Pundits, coin tosses and typing monkeys

There is a famous broker story, probably apocryphal, that makes the rounds every few years as though it had just happened. It goes like this: a new, struggling broker buys a mailing list of 10,000 potential prospects. They then write two separate newsletters about the same, high beta stock. One newsletter advises a leveraged short of the stock and is sent to half of the list or 5,000 prospects. The other newsletter suggests a leveraged buy of the same stock, and is sent to the other 5,000. A month later, the prospects that got the newsletter touting the wrong side of the trade are discarded. The 5,000 that were on the right side are split into two groups and the same process is repeated with a different stock. At the end of four months, the broker has a list of 625 prospects who can’t believe their luck in finding the next Michael Burry, and will spend the next ten years wondering why, after they transferred their life savings, the magic disappeared.

Remember this story every time you see a “hot” pundit in print or on business television. Punditry is binary, stocks can only go up or down (“unchanged” is declared a win by both bulls and bears) and is in this way similar to a coin toss, at least in the sense of probability. The odds of getting four calls in a row are actually pretty low, (0.5*0.5*0.5*0.5 or 6.3% probability). But, there are enough typing monkeys begging for time on CNBC or Bloomberg that at any given time, someone at least is on this kind of “tear”.

Another, somewhat related issue that because solid, long-term performance attracts assets on its own, the managers begging most vociferously for airtime are those with poorer performance – if they had really good numbers they would be less in need of publicity.

None of this is to suggest that every manager we see on television is a charlatan, its just two more trends representing potential hurdles in the way of investors searching for managers that are actually good at their jobs and not just rolling the dice. Past performance, we are taught, is no indicator of future returns, but they are, I would argue, much more reliable than a four month hot streak.

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5 thoughts on “Pundits, coin tosses and typing monkeys

  1. [...] Beware the managers of financial TV begging for assets.  (Interloper) [...]

  2. PD says:

    Since this blog is written anonymously, could you share your candid and balanced thoughts about a well-known fund manager who outperformed the S&P500 for every calendar year period for more than a decade–only to “lose” all that outperformance towards the end of his managing that fund.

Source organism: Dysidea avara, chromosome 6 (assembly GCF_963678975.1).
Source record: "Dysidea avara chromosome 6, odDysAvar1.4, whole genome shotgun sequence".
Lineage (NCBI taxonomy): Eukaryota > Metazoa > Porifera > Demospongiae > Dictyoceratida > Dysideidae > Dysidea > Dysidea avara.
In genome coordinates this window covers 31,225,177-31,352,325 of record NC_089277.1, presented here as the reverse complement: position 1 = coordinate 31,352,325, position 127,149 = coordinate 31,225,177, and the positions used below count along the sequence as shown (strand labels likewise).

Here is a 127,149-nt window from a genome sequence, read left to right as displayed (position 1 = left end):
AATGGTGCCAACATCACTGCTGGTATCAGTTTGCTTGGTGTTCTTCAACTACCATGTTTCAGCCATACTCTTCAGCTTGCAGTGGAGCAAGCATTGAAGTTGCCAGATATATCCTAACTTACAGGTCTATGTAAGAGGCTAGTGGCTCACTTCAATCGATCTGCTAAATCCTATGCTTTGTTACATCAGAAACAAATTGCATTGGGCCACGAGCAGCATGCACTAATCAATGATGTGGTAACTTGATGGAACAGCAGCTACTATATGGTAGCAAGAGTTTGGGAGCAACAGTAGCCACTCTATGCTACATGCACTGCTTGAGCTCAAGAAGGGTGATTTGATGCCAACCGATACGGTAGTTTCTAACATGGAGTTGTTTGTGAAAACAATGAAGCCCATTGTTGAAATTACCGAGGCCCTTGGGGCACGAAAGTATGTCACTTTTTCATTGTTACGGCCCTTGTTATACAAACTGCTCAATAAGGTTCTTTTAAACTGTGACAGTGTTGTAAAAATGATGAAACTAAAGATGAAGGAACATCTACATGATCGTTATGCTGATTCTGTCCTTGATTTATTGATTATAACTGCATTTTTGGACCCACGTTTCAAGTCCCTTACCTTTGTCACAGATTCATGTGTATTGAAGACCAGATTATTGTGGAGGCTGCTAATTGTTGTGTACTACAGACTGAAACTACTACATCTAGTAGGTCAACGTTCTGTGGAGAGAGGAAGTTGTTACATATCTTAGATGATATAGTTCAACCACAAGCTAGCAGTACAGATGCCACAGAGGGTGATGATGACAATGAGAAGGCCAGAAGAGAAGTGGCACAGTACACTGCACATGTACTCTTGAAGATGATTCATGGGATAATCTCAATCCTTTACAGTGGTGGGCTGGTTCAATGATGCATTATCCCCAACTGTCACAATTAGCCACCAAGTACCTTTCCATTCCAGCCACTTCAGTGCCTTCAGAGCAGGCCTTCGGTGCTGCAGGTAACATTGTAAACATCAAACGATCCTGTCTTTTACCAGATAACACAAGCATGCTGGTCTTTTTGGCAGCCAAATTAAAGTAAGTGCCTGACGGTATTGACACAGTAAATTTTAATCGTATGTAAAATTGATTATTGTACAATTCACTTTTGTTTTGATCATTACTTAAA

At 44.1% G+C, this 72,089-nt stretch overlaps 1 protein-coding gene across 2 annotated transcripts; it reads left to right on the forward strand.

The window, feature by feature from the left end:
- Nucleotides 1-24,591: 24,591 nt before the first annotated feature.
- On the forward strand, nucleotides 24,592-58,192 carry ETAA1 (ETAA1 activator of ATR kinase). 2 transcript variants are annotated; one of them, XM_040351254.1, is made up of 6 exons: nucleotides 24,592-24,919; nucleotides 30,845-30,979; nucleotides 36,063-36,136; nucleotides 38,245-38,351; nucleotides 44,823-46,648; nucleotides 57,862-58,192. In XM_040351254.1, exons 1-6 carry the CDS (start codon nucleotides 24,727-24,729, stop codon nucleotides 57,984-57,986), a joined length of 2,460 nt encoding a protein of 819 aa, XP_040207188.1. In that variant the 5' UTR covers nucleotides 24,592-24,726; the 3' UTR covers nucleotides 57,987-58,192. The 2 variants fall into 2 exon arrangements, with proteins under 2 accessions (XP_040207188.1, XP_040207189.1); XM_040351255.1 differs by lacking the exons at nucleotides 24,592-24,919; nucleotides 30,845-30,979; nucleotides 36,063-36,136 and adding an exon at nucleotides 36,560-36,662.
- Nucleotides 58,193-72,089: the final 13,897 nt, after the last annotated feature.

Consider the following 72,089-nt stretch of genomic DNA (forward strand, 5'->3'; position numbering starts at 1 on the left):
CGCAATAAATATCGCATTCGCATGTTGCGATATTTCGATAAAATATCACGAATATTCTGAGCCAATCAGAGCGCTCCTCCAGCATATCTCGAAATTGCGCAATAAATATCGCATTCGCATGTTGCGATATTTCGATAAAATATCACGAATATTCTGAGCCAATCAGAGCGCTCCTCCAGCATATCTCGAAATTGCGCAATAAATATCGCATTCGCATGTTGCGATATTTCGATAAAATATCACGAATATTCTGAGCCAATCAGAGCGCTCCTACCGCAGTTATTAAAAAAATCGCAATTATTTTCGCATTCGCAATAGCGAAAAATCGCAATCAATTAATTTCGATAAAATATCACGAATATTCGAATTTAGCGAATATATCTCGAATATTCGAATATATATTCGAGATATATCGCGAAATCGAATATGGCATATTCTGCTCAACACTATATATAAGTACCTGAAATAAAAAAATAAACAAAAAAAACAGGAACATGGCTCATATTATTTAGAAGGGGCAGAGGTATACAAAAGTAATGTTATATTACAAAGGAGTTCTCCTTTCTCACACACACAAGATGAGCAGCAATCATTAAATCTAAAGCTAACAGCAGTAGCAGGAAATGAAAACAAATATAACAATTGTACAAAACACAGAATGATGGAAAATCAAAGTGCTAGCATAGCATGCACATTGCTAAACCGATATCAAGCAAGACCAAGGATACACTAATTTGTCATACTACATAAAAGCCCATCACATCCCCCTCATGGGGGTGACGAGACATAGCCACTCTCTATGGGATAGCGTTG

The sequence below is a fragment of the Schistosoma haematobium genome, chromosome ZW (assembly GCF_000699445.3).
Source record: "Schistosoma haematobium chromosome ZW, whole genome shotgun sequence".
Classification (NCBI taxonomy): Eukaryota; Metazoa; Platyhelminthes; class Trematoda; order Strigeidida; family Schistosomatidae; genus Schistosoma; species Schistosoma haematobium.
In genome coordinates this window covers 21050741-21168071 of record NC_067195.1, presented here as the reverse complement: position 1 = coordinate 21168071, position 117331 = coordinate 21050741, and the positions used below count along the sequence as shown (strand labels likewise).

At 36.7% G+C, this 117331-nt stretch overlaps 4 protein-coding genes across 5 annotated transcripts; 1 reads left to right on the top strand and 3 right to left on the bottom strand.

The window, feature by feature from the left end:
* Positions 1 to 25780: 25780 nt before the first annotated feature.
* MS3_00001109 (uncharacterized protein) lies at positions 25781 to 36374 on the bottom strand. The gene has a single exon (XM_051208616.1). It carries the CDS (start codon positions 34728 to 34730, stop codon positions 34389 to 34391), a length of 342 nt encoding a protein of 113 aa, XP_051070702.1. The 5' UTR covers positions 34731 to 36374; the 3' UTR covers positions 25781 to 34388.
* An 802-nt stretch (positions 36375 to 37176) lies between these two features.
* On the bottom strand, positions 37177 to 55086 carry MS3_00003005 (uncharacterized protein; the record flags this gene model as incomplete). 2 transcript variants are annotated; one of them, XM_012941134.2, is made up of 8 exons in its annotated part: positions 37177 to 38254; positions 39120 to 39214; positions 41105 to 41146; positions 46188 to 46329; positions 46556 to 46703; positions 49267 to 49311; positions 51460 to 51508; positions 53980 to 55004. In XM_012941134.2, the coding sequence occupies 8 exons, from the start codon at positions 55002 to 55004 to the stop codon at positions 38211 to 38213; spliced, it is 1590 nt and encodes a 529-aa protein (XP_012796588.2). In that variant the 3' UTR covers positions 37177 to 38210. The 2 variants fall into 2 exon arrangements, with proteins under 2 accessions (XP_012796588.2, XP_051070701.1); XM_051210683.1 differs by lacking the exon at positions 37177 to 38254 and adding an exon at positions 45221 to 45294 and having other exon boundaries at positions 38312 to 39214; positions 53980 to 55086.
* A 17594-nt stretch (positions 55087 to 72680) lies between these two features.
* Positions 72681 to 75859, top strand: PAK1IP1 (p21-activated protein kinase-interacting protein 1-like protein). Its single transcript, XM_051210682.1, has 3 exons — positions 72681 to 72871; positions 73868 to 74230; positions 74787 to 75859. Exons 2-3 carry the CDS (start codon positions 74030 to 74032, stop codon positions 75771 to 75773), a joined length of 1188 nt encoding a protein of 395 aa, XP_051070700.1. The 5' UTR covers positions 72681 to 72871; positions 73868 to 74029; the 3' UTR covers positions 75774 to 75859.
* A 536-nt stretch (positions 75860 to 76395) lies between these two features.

What does or could this say about:

    –Fees vs fund investment returns incentives for the fund manager and his advisory firm?

    –Investors’ true experience vs theoretical IRR calculations as the fund manager’s “peak performance” coincided with his peak assets managed?

    –Whether the number of days it takes the Earth to circumnavigate the sun is an appropriate metric period for an investment portfolio?

    –Broad equity market index funds outperforming over 75% of active equity fund managers in almost any given year?

    –Where are the customers’ yachts as (without a touch of envy) the fund manager bought a very nice one himself?

    –Whether a nebbish looking 401K equity fund manager charging 150bps (before entry and exit loads and broker fees, of course) on a fund that will probably return no more than 10% before taxes over its life is really that much of a bargain over a Gekko-casting-central inspired moussed-up hedge fund manager?

    Don’t want to sound cynical as these questions are worth pondering. Your thoughts?

  3. Pat Burns says:

    I’ll address one of the questions that PD raises. Comparing a fund to an index tells us much less than we tend to think it does. Such a comparison can make the fund manager look better or worse than it should depending on the circumstances. There are much more powerful ways to assess the skill of fund managers — see http://www.portfolioprobe.com/2011/11/16/performance-measurement-is-about-decisions/

  4. [...] On the absurdity of "hot hands" and the picks of pundits.  (Interloper) [...]

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